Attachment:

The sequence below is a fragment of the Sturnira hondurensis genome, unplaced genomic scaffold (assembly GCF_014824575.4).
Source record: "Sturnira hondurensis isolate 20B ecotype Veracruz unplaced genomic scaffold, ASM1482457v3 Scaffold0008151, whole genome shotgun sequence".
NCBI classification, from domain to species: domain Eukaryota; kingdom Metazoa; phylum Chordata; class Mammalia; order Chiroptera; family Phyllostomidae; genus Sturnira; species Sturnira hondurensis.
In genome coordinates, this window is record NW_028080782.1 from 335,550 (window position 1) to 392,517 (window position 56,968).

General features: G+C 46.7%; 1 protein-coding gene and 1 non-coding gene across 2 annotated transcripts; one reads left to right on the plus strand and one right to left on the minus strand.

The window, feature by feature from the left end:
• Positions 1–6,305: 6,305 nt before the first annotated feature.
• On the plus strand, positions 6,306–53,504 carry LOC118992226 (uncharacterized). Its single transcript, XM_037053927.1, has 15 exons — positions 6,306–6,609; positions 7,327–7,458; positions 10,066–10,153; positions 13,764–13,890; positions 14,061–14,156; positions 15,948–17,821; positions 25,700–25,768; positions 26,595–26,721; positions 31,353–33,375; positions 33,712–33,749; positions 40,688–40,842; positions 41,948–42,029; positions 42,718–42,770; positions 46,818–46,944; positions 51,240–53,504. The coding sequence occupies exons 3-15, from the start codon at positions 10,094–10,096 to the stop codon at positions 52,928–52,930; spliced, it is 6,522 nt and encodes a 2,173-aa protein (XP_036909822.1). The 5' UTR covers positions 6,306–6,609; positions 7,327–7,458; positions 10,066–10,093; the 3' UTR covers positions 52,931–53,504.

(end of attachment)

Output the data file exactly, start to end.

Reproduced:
The sequence below is a fragment of the Sturnira hondurensis genome, unplaced genomic scaffold (assembly GCF_014824575.4).
Source record: "Sturnira hondurensis isolate 20B ecotype Veracruz unplaced genomic scaffold, ASM1482457v3 Scaffold0008151, whole genome shotgun sequence".
NCBI classification, from domain to species: domain Eukaryota; kingdom Metazoa; phylum Chordata; class Mammalia; order Chiroptera; family Phyllostomidae; genus Sturnira; species Sturnira hondurensis.
In genome coordinates, this window is record NW_028080782.1 from 335,550 (window position 1) to 392,517 (window position 56,968).

General features: G+C 46.7%; 1 protein-coding gene and 1 non-coding gene across 2 annotated transcripts; one reads left to right on the plus strand and one right to left on the minus strand.

The window, feature by feature from the left end:
• Positions 1–6,305: 6,305 nt before the first annotated feature.
• On the plus strand, positions 6,306–53,504 carry LOC118992226 (uncharacterized). Its single transcript, XM_037053927.1, has 15 exons — positions 6,306–6,609; positions 7,327–7,458; positions 10,066–10,153; positions 13,764–13,890; positions 14,061–14,156; positions 15,948–17,821; positions 25,700–25,768; positions 26,595–26,721; positions 31,353–33,375; positions 33,712–33,749; positions 40,688–40,842; positions 41,948–42,029; positions 42,718–42,770; positions 46,818–46,944; positions 51,240–53,504. The coding sequence occupies exons 3-15, from the start codon at positions 10,094–10,096 to the stop codon at positions 52,928–52,930; spliced, it is 6,522 nt and encodes a 2,173-aa protein (XP_036909822.1). The 5' UTR covers positions 6,306–6,609; positions 7,327–7,458; positions 10,066–10,093; the 3' UTR covers positions 52,931–53,504.